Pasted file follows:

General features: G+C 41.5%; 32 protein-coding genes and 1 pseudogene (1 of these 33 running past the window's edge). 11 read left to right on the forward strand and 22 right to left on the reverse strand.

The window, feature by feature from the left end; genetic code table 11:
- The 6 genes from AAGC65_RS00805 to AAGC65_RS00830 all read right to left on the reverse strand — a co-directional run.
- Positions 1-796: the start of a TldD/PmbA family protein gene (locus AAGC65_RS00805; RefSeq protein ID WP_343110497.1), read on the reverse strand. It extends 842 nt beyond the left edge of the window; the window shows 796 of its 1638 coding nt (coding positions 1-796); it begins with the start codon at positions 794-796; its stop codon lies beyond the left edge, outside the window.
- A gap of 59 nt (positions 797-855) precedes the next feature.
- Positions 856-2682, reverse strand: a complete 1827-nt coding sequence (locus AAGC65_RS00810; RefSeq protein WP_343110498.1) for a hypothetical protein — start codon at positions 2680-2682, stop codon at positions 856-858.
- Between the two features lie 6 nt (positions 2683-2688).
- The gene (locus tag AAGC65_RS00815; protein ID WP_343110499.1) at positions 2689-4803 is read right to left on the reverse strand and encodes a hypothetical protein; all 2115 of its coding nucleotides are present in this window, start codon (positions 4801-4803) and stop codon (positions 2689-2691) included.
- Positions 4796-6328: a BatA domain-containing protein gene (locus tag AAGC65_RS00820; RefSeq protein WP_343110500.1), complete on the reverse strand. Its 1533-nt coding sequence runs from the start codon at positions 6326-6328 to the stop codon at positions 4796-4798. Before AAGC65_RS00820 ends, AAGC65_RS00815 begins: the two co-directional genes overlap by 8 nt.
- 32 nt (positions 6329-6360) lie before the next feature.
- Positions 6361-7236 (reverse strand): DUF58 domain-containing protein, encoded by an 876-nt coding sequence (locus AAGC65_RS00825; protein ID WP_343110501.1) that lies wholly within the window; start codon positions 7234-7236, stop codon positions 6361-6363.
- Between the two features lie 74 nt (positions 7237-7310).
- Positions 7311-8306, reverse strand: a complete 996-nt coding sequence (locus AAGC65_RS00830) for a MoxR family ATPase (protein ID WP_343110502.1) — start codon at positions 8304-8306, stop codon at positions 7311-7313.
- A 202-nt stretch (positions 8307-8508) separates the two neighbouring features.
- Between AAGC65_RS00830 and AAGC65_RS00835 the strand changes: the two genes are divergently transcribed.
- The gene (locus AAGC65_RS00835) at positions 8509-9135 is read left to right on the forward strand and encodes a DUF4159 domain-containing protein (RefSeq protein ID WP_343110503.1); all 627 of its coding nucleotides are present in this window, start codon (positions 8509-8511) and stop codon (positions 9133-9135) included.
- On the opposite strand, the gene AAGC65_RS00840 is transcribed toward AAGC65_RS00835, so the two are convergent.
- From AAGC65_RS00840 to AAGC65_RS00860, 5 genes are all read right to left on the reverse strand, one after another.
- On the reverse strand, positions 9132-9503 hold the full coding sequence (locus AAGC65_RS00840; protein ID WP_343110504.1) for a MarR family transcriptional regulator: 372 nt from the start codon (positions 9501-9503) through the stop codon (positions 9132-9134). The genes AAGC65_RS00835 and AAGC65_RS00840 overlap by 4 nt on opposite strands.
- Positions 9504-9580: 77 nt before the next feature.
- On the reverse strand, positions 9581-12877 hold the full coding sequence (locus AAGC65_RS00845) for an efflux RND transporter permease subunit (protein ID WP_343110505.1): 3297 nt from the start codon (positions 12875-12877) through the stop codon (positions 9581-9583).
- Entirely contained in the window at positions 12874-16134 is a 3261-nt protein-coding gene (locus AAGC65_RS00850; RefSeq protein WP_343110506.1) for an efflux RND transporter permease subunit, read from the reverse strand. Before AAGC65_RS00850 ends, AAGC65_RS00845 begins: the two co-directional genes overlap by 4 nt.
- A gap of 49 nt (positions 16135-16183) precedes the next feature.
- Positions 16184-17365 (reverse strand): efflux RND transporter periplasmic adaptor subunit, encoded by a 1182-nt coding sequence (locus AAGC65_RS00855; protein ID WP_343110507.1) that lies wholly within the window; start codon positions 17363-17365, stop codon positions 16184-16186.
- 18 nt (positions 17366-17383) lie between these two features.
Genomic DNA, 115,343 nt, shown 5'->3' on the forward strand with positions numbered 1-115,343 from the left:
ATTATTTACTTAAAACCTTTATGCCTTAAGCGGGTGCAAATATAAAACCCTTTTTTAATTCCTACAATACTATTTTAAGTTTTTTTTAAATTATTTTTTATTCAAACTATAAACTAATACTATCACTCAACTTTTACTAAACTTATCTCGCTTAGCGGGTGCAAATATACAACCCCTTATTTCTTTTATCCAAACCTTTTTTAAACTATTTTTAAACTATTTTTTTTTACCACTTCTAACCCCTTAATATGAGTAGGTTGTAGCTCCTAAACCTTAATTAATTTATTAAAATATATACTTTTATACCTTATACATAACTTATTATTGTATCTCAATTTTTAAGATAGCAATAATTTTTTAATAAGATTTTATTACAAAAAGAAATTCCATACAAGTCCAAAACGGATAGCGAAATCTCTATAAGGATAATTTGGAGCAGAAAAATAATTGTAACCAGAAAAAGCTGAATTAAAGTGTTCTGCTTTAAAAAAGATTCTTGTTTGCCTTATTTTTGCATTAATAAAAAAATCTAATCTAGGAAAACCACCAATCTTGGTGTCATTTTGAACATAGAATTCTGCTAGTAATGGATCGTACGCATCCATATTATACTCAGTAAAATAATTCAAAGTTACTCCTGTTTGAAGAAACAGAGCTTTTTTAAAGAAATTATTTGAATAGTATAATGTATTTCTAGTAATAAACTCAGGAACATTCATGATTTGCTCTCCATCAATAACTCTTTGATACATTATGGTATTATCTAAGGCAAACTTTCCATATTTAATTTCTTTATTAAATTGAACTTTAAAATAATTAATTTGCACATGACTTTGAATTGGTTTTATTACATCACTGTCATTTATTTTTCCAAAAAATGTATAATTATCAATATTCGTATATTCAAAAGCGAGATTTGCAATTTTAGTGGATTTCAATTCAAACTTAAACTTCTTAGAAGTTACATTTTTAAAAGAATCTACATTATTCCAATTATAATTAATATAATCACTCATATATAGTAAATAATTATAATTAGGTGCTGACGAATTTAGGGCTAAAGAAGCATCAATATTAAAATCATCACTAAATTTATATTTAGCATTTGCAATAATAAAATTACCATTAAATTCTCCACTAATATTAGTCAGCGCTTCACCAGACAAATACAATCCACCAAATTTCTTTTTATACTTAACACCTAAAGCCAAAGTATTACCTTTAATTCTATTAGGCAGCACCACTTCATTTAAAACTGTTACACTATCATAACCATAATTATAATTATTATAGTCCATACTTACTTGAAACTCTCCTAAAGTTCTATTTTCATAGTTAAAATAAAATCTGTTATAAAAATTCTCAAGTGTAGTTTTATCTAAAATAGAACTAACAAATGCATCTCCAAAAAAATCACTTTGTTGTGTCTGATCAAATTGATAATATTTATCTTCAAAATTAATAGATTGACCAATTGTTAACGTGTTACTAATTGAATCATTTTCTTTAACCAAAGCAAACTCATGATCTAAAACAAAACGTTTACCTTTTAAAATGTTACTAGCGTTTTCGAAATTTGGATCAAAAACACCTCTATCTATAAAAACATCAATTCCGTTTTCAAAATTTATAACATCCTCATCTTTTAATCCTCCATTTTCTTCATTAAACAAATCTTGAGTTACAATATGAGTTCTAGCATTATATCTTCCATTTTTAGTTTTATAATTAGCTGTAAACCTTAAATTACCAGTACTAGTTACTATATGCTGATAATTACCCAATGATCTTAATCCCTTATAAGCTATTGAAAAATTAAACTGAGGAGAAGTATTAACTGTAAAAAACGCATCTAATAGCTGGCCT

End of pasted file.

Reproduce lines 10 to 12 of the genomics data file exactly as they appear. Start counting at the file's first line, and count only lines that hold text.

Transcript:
- 32 nt (positions 6329-6360) lie before the next feature.
- Positions 6361-7236 (reverse strand): DUF58 domain-containing protein, encoded by an 876-nt coding sequence (locus AAGC65_RS00825; protein ID WP_343110501.1) that lies wholly within the window; start codon positions 7234-7236, stop codon positions 6361-6363.
- Between the two features lie 74 nt (positions 7237-7310).